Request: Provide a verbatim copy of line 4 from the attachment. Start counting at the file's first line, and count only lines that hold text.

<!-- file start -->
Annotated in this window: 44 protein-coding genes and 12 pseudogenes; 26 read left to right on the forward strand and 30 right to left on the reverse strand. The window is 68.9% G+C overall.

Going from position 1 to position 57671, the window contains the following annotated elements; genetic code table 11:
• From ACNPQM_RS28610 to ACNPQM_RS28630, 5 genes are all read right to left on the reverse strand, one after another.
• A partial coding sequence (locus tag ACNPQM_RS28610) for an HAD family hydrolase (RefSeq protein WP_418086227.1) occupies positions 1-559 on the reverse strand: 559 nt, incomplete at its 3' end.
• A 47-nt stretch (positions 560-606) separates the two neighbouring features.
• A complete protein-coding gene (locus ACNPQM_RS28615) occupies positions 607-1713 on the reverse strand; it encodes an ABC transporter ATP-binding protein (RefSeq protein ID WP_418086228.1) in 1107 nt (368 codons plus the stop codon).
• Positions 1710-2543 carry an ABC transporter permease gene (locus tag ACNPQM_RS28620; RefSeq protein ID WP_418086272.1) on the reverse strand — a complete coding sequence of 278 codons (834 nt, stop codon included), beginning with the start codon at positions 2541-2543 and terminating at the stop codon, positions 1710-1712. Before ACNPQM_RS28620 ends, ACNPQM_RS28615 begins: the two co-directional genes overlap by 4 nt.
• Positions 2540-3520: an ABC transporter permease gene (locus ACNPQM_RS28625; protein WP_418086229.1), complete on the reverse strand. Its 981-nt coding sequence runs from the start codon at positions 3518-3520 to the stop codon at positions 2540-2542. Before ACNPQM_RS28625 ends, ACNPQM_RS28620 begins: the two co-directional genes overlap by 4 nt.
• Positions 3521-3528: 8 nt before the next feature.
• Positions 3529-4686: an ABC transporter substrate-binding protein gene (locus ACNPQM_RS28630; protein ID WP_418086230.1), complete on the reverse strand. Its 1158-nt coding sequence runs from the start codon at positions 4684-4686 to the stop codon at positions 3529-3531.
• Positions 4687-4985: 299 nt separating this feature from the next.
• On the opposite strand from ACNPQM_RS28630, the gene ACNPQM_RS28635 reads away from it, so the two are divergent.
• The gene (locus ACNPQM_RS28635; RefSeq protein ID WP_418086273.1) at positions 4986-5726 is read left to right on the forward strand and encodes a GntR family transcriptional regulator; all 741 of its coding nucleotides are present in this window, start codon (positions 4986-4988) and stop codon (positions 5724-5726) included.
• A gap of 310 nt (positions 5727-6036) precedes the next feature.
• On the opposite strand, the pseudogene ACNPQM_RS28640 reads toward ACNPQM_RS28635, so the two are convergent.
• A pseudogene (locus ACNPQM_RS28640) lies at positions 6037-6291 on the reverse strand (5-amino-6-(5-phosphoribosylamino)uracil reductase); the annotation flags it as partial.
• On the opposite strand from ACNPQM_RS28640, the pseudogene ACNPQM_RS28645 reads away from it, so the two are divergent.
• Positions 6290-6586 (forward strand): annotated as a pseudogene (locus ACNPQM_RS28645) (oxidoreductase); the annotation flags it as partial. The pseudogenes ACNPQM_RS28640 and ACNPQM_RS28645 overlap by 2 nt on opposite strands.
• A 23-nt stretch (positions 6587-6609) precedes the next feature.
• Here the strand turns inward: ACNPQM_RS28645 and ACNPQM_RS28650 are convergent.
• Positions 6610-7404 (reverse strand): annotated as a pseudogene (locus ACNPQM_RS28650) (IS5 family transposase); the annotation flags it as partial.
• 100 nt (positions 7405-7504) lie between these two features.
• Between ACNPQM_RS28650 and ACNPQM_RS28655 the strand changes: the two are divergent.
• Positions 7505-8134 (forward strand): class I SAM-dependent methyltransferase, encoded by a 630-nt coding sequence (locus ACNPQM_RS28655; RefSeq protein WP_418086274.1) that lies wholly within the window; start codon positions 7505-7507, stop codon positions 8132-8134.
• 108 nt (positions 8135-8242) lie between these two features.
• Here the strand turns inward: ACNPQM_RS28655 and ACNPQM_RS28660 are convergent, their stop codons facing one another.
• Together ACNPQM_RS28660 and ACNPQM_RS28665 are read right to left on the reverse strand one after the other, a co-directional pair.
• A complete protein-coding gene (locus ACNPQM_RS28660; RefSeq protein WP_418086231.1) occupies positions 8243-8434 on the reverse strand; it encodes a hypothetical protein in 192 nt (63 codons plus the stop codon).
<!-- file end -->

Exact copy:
• A partial coding sequence (locus tag ACNPQM_RS28610) for an HAD family hydrolase (RefSeq protein WP_418086227.1) occupies positions 1-559 on the reverse strand: 559 nt, incomplete at its 3' end.